Beauty and Brains (07/14/2000)
Rebecca Lynn Howard, Rebecca Lynn Howard (MCA Nashville 2000) - 20-year-old Kentucky native Rebecca Lynn Howard is another fresh face from Nashville. On her 12-song debut, Howard shows an assured style, blending traditional Nashville elements with cross-over elements on such songs as the tender "Melancholy Blue."
Says Rebecca (who wrote or co-wrote 10 of the tunes), "This record is really diverse. There are songs stretching from modern day contemporary all the way back to really traditional country. There are a lot of different sides to me and when people hear my music, I think they'll come to know me."
The new album was recorded with producer Mark Wright and a host of session hands, including Dan Dugmore on acoustic guitar, Steve Cropper and Brent Rowan on electric guitar, Paul Franklin on steel guitar, Stuart Duncan and Larry Franklin on fiddle, and Steve Nathan on piano and keyboards.
"Move Me" has an up-tempo, bouncy country feel, and "When My Dreams Come True" and "Tennis in My Windshield" are both driven by electric guitars with a touch of twang, but "I Don't Paint Myself Into Corners" and "You're Not a Memory Yet" both develop the ballad side of Rebecca.
Yet the standout track is "Melancholy Blue," with its understated string section echoing Rebecca's sweet voice.
Not only is Rebecca an accomplished singer, her songs have also been recorded by the likes of Reba McEntire and Jon Michael Montgomery. Rebecca also contributed the song, "Softly and Tenderly," to the Grammy-winning soundtrack to "The Apostle."
Howard was signed to both Rising Tide Records and Decca before finding a home at MCA Nashville. Rebecca has a philosophical spin on the label turmoil, stating "Everything happens for a reason. That's my motto and the attitude I took through this up-and-down process. And it's proved to be a pretty good thing. I've got a lot of support behind me, I'm a lot more mature, and I've got songs that came out of all that stuff that happened."
Let this Nashville newcomer audition for you.
Don Henley, Inside Job (Warner Bros. 2000) - Don Henley is (or at least was) a Rock God. Inside Job is his first new recording in a decade. Does it hold up? Only in parts. And that's disappointing, because Henley has a voice that is achingly good.
Donald Hugh Henley was raised in East Texas, where he was introduced to a variety of musical influences, ranging from Elvis Presley to Kitty Wells to Bob Wills. (Click here for a semi-humorous story about Don Henley's URL dispute with a religious eccentric named Don Henley.)
Henley started in a band with Jim Ed Norman (currently president of Warner/Reprise Nashville), and relocated to Los Angeles in 1970, where he met up with the young Glenn Frey (who was then in a duo with John David Souther).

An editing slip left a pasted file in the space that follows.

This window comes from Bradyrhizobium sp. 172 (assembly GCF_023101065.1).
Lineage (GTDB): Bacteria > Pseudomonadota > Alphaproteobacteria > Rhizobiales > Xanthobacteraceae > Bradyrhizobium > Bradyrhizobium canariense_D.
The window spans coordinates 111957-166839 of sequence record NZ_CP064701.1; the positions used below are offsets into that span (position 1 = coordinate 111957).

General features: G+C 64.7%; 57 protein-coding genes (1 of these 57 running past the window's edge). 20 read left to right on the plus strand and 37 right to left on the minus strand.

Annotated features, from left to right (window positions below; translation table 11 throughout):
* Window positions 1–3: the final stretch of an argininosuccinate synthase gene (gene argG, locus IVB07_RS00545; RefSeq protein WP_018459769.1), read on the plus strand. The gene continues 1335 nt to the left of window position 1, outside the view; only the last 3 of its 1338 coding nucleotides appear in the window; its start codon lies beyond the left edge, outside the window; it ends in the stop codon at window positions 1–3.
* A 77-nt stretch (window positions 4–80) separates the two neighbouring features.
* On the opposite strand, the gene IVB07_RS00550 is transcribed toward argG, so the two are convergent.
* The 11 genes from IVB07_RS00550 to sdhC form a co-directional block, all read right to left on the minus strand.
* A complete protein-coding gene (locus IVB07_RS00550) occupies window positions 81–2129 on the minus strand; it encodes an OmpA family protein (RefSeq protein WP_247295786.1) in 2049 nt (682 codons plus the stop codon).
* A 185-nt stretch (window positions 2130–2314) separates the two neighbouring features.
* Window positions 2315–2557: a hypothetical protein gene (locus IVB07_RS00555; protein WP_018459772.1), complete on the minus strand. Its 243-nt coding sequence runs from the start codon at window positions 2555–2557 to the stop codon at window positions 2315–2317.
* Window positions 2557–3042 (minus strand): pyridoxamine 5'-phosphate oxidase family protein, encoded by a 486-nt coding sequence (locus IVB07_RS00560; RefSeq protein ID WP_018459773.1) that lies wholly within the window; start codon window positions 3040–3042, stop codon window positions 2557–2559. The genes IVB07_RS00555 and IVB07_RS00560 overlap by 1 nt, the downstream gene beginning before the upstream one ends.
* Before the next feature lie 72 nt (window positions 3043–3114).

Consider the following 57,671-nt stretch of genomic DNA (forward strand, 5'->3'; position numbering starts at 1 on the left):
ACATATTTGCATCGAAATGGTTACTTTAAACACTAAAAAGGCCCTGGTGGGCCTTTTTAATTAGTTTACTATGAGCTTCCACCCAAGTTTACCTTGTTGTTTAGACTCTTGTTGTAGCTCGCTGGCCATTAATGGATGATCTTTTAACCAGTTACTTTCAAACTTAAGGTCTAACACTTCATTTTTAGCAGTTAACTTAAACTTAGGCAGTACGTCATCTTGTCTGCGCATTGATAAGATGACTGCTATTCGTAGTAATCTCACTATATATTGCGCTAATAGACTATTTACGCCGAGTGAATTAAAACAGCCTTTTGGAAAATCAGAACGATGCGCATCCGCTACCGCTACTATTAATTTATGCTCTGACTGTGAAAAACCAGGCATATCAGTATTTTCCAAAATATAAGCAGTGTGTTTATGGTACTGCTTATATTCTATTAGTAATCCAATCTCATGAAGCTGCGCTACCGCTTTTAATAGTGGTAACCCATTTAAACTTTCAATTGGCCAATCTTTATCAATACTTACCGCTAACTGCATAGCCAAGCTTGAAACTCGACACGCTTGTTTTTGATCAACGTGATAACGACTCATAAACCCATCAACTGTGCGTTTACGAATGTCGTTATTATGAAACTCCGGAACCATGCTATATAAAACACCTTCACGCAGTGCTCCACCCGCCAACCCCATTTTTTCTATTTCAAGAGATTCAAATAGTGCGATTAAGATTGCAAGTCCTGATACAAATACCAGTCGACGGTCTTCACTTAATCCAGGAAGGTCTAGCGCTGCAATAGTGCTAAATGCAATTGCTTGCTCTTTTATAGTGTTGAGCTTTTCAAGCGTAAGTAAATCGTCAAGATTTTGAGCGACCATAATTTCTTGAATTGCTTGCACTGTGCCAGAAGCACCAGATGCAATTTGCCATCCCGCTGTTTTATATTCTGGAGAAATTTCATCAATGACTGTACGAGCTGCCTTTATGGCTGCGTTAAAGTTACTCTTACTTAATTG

Henley and Frey teamed to form the Eagles, selling 15 million copies of the classic Hotel California, and more than 26 million copies of Greatest Hits 1971-75 (surpassing Michael Jackson's Thriller as the biggest-selling U.S. album).
Henley followed with three solo albums in the 80s, including Building the Perfect Beast (with the hit single, "The Boys of Summer") and The End of the Innocence (1989).
Since then, Henley has been involved with the Walden Woods Project, which has raised more than $22 million for the preservation of environmentally-sensitive and historically-significant acres in the Walden Pond environs.
Henley also spearheaded the Common Thread collection from 1993, an all-star country tribute that was named 1994's "Album of the Year" by the Country Music Association, and participated in the historic Eagles reunion concerts. In addition, Henley married long-time girlfriend Sharon Summerall of Dallas, in May 1995, and is now the father of two young children.
Which mental state leads to Inside Job. Says Henley, "My approach is to let the material evolve; to try to achieve a balance of tempos, textures, subject matter, and emotions. I had a good, long gestation period and after a while, these things start kicking around and they have to come out. Since today's musical climate seems to fluctuate between bubble gum and unintelligible ranting, I would like to think that there's a place out there for my stuff."
Henley started pre-production work on the album in 1997, and continued in the studio during 1998 and 1999. The album was produced in collaboration with Stan Lynch (formerly of Tom Petty & The Heartbreakers), and includes appearances from such friends and fellow musicians as Randy Jackson, Benmont Tench, Jimmie Vaughan, Bob Glaub, Stewart Smith, Mike Campbell, and Danny Kortchmar (click here for a great vintage interview with Henley and Kootch).
What's good? "Everything Is Different Now," "My Thanksgiving" (with its reflective lyrics), and, especially, "Miss Ghost" with a driving beat and traces of Robbie Robertson's snakey sound and mysterious stories.
Inside Job isn't a bad album, nor would it be substantially aided by a trimming (though it clocks in at a hefty 70-plus minutes). Henley takes his time on each of the songs, and lets them run their course. For example, "Taking You Home" is a pleasing ballad, though it again clocks in at a healthy 5:31. Yet the album simply comes up short on memorable songs, no matter how hard you look.
Still, Henley maintains an astute perspective on his fame. Says the artist, "After a couple of decades of being a public figure, a person grows tired of his own face. If this malaise is allowed to continue unchecked, it can deteriorate and lead to a loss of enthusiasm and a withering of creativity. One day you wake up and you're wearing the pathetic clown suit."
Henley escapes the clown suit on Inside Job. Don't be afraid to try Inside Job. Just keep your expectations closer to earth.
- Randy Krbechek © 2000
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